The water-energy nexus: an untapped resource for major energy savings

Water requires energy. When we move it, clean it, heat it and cool it—energy moves with it. These two precious resources come together seamlessly in our daily lives, but they can also jointly create significant energy savings. Unleashing the potential of the water-energy nexus will drive substantial energy savings to repower the EU while drastically reducing greenhouse gas emissions, says Hayati Yarkadas at Xylem Europe on Foresight Climate & Energy ahead of the first edition of the European Energy Efficiency Day. 

The water-energy nexus refers to the link between energy use in water management and water use in energy production. Water and wastewater infrastructure account for 3.7% of the global electricity consumption. The good news is that any efficiency gains in one benefits the other.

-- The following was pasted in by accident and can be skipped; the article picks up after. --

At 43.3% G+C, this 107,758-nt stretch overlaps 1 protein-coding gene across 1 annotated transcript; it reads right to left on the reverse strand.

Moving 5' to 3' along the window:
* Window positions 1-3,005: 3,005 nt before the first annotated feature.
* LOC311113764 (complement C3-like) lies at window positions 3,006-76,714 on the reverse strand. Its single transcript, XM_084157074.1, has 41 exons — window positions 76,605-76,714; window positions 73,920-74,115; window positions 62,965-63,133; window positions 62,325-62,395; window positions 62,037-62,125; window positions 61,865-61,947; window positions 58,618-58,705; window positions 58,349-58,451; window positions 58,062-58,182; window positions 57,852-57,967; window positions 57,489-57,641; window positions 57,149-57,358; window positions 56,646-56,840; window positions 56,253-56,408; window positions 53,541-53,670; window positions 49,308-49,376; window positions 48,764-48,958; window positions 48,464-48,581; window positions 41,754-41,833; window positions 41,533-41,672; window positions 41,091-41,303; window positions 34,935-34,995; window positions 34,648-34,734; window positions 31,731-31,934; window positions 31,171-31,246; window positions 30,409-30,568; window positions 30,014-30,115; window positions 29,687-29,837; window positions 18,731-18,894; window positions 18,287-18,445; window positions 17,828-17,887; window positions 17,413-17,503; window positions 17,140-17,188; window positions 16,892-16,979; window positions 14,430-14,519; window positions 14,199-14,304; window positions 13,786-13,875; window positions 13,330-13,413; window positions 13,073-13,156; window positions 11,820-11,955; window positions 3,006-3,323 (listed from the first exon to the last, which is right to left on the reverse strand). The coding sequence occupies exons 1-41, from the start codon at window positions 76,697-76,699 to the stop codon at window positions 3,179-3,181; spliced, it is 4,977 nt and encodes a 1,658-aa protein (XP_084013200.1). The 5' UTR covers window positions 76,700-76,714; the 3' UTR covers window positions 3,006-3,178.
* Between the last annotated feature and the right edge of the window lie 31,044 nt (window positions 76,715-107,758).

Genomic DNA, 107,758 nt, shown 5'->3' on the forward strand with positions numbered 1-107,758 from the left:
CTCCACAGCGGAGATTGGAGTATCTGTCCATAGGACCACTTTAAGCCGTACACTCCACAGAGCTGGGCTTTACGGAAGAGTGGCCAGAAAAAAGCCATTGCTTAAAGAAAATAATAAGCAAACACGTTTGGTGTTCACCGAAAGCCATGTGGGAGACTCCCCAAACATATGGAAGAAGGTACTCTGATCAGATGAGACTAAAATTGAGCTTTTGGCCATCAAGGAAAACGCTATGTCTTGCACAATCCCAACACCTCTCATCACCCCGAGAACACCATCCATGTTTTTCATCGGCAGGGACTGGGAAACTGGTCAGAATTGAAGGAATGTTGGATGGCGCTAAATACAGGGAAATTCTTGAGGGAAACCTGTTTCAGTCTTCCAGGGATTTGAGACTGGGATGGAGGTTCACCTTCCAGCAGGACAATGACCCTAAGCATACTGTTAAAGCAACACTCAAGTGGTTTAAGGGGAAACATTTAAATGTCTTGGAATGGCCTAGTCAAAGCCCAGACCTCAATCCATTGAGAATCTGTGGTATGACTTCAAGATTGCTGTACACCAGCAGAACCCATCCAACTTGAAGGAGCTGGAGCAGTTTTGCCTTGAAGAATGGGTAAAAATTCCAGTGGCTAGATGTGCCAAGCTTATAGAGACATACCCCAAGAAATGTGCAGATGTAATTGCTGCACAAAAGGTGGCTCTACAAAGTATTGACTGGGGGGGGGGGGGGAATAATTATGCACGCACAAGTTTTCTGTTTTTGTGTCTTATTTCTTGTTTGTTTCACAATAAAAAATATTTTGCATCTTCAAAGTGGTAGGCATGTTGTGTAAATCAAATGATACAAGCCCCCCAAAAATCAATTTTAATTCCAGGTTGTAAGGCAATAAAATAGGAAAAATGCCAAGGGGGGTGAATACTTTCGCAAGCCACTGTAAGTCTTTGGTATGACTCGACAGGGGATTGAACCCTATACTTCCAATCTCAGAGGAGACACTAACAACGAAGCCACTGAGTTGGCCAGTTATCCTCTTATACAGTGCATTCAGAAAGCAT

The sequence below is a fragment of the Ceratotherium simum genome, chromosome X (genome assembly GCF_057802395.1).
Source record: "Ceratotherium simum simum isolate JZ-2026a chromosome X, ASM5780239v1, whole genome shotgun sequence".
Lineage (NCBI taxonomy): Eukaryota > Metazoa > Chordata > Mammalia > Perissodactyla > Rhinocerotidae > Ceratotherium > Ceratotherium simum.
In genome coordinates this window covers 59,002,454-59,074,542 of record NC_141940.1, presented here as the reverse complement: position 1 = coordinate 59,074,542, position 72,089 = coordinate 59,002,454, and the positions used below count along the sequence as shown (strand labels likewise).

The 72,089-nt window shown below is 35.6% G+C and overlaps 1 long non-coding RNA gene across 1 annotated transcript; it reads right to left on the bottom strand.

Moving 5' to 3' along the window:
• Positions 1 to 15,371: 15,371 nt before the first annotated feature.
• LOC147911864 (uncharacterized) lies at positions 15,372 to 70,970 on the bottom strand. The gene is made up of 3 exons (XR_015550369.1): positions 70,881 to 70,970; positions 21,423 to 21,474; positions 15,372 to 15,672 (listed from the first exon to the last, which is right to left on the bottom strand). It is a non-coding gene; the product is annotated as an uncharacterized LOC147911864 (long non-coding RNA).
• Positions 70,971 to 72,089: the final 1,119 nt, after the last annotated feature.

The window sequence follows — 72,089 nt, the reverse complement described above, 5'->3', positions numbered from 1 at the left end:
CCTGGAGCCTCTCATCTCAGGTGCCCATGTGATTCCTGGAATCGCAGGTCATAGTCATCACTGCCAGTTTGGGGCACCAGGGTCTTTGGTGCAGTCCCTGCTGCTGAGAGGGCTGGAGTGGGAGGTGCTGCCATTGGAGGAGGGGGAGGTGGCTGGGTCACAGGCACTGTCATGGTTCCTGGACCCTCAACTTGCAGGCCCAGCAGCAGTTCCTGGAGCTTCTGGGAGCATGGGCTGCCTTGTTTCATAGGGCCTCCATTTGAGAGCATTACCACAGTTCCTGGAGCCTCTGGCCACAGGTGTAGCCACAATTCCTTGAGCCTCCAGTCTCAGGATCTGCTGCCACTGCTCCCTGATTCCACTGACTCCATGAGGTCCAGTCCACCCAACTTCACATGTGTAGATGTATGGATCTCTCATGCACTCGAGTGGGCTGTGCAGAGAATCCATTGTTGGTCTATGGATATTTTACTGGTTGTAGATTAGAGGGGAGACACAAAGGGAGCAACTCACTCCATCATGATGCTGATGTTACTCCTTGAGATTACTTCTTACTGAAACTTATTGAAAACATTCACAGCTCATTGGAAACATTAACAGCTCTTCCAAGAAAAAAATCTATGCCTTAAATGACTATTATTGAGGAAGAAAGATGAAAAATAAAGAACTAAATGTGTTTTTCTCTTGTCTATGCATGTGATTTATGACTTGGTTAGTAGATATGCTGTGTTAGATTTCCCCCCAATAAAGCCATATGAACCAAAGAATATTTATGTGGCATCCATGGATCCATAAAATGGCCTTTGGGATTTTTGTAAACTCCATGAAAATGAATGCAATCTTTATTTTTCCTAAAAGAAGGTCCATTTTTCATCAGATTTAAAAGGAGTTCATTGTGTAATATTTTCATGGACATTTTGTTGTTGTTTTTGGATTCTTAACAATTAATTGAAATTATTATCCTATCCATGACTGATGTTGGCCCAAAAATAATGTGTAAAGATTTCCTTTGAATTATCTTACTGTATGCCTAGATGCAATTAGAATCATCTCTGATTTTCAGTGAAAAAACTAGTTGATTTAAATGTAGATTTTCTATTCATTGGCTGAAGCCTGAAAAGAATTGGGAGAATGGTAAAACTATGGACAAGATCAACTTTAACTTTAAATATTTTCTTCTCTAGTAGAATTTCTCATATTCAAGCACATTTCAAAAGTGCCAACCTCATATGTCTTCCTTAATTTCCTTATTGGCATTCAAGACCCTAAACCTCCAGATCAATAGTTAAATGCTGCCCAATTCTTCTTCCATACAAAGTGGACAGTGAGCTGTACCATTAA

And by using high-efficiency technologies, we can cut half of that energy consumption at zero or negative cost. This would be equivalent to removing 9.2 million fossil-fuelled cars per year and it would free up $40 billion to invest in other types of water infrastructure.

The nexus also holds the potential to generate large-scale energy and water savings across sectors and drastically reduce greenhouse gas (GHG) emissions—an important element to address the impending climate change crisis.

We must move to an energy-neutral wastewater sector to achieve climate neutrality in Europe.

 

Read the full article here

More information on Energy Efficiency Day here & Register here.

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Adding energy efficiency into the energy mix is essential to delivering Europe’s climate goals